THE DELBAR STRAIN

To do a series of articles about great strains of racing pigeons of the past, the present and potentially of the future and not refer to the strain of Delbar would condemn me as being an original sinner. And why? Because this strain has fired the imaginations of countless fanciers throughout the world who have raced and been successful with representatives of the Delbar family. Even today the strain is the number one family of pigeons in the vast country of China, a region where the sport apparently is on the up and up with an increase of approximately 50,000 new members each year. In fact there is a national association of Delbar fanciers throughout the Chinese mainland, a situation not envisaged by the Delbar family of the small town of Ronse in Belgium when they first became participants in the sport before the world experienced the horrors of the First World War.

The Delbar strain's name today derives mainly from Maurice Delbar who succeeded a famous father Oscar in the sport and even before the carnage of the First World War the name was a noted one amongst the European pigeon racing fraternity. This family of pigeons had reaped numerous wins at distances of between 400 and 700 miles and after the wars end the family went unto further glory, especially throughout the period of approximately 20 years- 1919 until 1939. A key factor of their success was the crossing of some birds into the family from a Mr. De Peeter's loft from Puttee not far from Mechelin. Thus lay the basis of the strain: the pre- war Delbar family and the post- war input from the Peeter's. It must be stated, however, that the crosses into the Delbar's were few at this time. However, upon its arrival, the strain took the pigeon-racing world by storm and success flourished not only for the master himself but also for hundreds of disciples from throughout the whole of pigeondom. In fact in my childhood and youth I heard only of the Delbar's, the Hansenne's and the Putman's in that order as being the major sources of pigeon racing success.

In 1937 Delbar won the Barcelona marathon and approximately 10 years later, 1948, the Barcelona race was won by a 100% Delbar raced by the famous Berlengee. Numerous other fanciers throughout the planet won other distance, and indeed shorter races, too numerous to mention but the whole phenomenon reflected the impact of this unique strain on the world pigeon racing community. In fact the Berlangee win led to the coining of the phrase- 'the Berlangee Delbar grizzles' but in reality Delbar had grizzles in his family long before this. One of his greatest pigeons called the Little Chequer,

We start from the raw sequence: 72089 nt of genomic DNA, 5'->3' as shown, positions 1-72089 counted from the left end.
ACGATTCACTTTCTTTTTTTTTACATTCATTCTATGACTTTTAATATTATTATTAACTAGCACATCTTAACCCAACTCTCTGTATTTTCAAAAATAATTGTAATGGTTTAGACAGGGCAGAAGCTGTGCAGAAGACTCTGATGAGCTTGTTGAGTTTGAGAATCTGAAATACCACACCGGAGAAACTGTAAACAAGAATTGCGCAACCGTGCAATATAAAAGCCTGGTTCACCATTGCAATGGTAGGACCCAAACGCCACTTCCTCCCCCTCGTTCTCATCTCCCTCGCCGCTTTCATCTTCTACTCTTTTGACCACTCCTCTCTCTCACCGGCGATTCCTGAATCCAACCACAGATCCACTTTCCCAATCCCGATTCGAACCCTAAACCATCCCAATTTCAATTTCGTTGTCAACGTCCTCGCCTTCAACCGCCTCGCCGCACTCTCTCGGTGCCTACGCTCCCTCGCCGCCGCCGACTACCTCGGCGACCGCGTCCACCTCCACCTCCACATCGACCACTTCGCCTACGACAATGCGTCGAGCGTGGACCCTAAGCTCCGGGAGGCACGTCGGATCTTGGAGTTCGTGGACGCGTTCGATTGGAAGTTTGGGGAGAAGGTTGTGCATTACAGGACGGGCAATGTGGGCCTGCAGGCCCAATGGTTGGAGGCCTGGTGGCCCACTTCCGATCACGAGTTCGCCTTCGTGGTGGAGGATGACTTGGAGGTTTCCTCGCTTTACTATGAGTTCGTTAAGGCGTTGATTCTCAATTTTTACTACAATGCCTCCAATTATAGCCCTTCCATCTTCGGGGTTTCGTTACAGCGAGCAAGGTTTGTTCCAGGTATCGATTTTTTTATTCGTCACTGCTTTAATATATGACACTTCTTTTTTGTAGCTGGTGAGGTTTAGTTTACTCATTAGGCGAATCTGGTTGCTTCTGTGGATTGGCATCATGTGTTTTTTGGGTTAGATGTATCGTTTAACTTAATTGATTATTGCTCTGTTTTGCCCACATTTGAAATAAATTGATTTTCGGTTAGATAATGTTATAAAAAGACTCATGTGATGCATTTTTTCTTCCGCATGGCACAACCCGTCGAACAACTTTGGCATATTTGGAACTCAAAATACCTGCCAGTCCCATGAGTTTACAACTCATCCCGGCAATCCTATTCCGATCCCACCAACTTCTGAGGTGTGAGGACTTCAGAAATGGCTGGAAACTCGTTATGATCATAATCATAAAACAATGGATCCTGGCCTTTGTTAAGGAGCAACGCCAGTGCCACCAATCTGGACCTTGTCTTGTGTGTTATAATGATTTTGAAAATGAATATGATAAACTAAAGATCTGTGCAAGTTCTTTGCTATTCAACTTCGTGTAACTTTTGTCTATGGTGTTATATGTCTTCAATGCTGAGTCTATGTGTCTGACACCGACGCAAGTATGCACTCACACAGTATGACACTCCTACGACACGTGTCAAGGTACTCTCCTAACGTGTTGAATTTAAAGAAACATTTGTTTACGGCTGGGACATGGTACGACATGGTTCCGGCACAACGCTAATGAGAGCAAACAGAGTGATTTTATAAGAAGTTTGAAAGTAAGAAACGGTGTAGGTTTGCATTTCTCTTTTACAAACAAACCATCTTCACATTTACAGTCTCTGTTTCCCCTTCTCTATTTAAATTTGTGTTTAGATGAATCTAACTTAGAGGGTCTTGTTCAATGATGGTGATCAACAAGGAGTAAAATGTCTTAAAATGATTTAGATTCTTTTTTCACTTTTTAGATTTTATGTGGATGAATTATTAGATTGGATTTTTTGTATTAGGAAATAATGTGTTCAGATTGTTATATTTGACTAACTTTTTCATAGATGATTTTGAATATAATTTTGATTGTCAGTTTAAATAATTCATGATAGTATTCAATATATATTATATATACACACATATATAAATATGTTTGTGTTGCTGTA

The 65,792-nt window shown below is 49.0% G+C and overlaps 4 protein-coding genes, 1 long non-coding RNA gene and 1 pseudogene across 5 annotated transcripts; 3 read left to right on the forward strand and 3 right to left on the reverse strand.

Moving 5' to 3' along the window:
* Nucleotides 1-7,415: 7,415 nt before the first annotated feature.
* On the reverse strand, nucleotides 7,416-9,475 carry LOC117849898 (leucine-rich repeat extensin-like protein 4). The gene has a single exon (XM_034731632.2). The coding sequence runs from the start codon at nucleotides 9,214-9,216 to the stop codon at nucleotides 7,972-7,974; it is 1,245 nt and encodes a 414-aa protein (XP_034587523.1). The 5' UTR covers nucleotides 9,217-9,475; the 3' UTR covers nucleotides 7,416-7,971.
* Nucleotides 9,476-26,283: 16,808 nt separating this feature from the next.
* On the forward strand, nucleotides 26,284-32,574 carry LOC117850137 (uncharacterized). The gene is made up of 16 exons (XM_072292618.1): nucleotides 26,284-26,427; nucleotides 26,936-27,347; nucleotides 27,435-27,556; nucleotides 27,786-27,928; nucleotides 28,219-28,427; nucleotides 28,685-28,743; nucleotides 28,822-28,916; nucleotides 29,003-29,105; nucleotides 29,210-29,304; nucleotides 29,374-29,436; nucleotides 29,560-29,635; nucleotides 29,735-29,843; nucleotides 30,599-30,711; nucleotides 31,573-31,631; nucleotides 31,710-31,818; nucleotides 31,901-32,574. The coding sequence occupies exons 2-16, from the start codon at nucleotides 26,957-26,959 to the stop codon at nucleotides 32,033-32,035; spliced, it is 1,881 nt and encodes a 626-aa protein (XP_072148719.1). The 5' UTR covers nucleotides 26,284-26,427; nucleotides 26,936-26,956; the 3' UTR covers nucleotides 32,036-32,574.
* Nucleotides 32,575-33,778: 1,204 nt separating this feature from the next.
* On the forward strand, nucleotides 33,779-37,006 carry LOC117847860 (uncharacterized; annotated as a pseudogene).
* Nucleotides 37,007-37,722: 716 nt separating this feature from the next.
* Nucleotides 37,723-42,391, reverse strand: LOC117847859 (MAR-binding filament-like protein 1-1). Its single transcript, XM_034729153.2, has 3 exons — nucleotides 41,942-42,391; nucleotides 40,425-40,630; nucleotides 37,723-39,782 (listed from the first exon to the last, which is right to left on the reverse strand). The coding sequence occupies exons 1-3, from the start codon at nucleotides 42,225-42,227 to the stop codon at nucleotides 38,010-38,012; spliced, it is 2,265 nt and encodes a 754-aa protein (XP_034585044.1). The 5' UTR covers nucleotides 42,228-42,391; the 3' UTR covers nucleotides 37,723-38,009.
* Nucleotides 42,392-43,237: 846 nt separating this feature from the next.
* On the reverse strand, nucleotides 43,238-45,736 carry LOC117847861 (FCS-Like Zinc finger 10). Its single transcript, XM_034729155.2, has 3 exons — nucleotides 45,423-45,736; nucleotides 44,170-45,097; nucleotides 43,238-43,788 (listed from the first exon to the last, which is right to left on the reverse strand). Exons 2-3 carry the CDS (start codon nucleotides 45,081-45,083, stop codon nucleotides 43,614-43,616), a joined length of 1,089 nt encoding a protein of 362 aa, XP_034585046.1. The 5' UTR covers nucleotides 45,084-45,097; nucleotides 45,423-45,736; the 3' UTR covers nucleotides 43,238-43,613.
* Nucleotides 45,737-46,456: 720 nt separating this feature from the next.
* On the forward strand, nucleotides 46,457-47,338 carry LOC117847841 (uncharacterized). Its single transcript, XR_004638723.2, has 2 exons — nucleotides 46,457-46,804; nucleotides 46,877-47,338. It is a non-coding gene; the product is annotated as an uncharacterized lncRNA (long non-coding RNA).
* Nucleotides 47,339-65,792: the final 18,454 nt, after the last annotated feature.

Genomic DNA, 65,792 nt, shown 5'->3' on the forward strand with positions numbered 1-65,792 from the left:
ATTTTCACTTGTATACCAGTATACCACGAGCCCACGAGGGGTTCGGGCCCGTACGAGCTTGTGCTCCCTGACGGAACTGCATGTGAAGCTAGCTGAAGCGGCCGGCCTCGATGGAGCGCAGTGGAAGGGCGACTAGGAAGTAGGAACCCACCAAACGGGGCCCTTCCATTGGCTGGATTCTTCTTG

Which had won two Belgium nationals and also had a 2nd, a 3rd, a 4th and a 10th national to its credit,  Was paired to a grizzle, which Delbar purchased from a fancier who lived in his locality. The latter pair bred winners and racers for Delbar and many other fanciers. Inspite of much searching, I have failed to discover
the name of the local fancier.

We should also acknowledge that the Jan Aarden dynasty was based upon a number of Delbar pigeons among others and that the Delbar strain has influenced other modern pigeon racing strains such as the Jos Thone's. In fact Piet de Weerd had supplied Aarden with a Delbar which lay at the base of the latter's strain. As for the successful grizzles of the Thone strain, some contained Delbar genes. One of the many successful areas of the Delbar strain was in Germany and (on one focus) Thomas Peeters at a distance of over 560 miles won 1st national St. Vincent twice with the same pigeon.

This famous cock was born in 1970 and apparently derived from a Delbar grizzle hen known as the Golden Grizzle. A grand son of the Golden Grizzle, which carried the reputation as one of the best breeding hens ever, in 1977, was 1st National Ace Pigeon long distance and also 3rd National Ace Pigeon long distance in the hot bed of German long- distance racing. And it is reported today via the Internet, etc., that the Delbar grizzles are still winning within Germany National prizes, especially from Marseilles and Barcelona. Delbar eventually brought in many crosses but his strain through his husbandry remained phenotypical and it was a strain that many fanciers could identify very accurately as being the work of the artist of Ronse. In truth it is a strain of which myths are spun and occupies in the fancy a honourable position amongst the greatest.